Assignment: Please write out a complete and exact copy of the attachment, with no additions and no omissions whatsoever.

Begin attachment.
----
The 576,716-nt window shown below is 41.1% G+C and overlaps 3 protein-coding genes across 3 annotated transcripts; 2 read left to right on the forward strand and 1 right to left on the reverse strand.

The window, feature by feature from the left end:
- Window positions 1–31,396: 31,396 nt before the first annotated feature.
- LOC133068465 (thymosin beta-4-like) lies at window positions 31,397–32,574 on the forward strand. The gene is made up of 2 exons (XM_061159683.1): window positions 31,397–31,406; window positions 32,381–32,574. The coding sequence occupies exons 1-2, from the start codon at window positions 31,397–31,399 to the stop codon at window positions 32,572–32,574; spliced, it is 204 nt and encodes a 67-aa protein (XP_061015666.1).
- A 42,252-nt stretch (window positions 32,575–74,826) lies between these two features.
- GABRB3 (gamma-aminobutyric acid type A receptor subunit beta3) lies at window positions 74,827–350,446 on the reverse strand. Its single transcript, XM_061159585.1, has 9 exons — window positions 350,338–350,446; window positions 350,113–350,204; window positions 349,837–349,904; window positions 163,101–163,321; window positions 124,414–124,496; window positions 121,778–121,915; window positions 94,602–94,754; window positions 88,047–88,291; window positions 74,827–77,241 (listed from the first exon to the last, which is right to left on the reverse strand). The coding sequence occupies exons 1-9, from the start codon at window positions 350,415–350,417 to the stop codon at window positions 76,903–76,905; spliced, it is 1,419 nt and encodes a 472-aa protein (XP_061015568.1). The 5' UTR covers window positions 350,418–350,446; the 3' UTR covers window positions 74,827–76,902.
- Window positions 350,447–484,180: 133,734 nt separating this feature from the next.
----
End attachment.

The 576,716-nt window shown below is 41.1% G+C and overlaps 3 protein-coding genes across 3 annotated transcripts; 2 read left to right on the forward strand and 1 right to left on the reverse strand.

The window, feature by feature from the left end:
- Window positions 1–31,396: 31,396 nt before the first annotated feature.
- LOC133068465 (thymosin beta-4-like) lies at window positions 31,397–32,574 on the forward strand. The gene is made up of 2 exons (XM_061159683.1): window positions 31,397–31,406; window positions 32,381–32,574. The coding sequence occupies exons 1-2, from the start codon at window positions 31,397–31,399 to the stop codon at window positions 32,572–32,574; spliced, it is 204 nt and encodes a 67-aa protein (XP_061015666.1).
- A 42,252-nt stretch (window positions 32,575–74,826) lies between these two features.
- GABRB3 (gamma-aminobutyric acid type A receptor subunit beta3) lies at window positions 74,827–350,446 on the reverse strand. Its single transcript, XM_061159585.1, has 9 exons — window positions 350,338–350,446; window positions 350,113–350,204; window positions 349,837–349,904; window positions 163,101–163,321; window positions 124,414–124,496; window positions 121,778–121,915; window positions 94,602–94,754; window positions 88,047–88,291; window positions 74,827–77,241 (listed from the first exon to the last, which is right to left on the reverse strand). The coding sequence occupies exons 1-9, from the start codon at window positions 350,415–350,417 to the stop codon at window positions 76,903–76,905; spliced, it is 1,419 nt and encodes a 472-aa protein (XP_061015568.1). The 5' UTR covers window positions 350,418–350,446; the 3' UTR covers window positions 74,827–76,902.
- Window positions 350,447–484,180: 133,734 nt separating this feature from the next.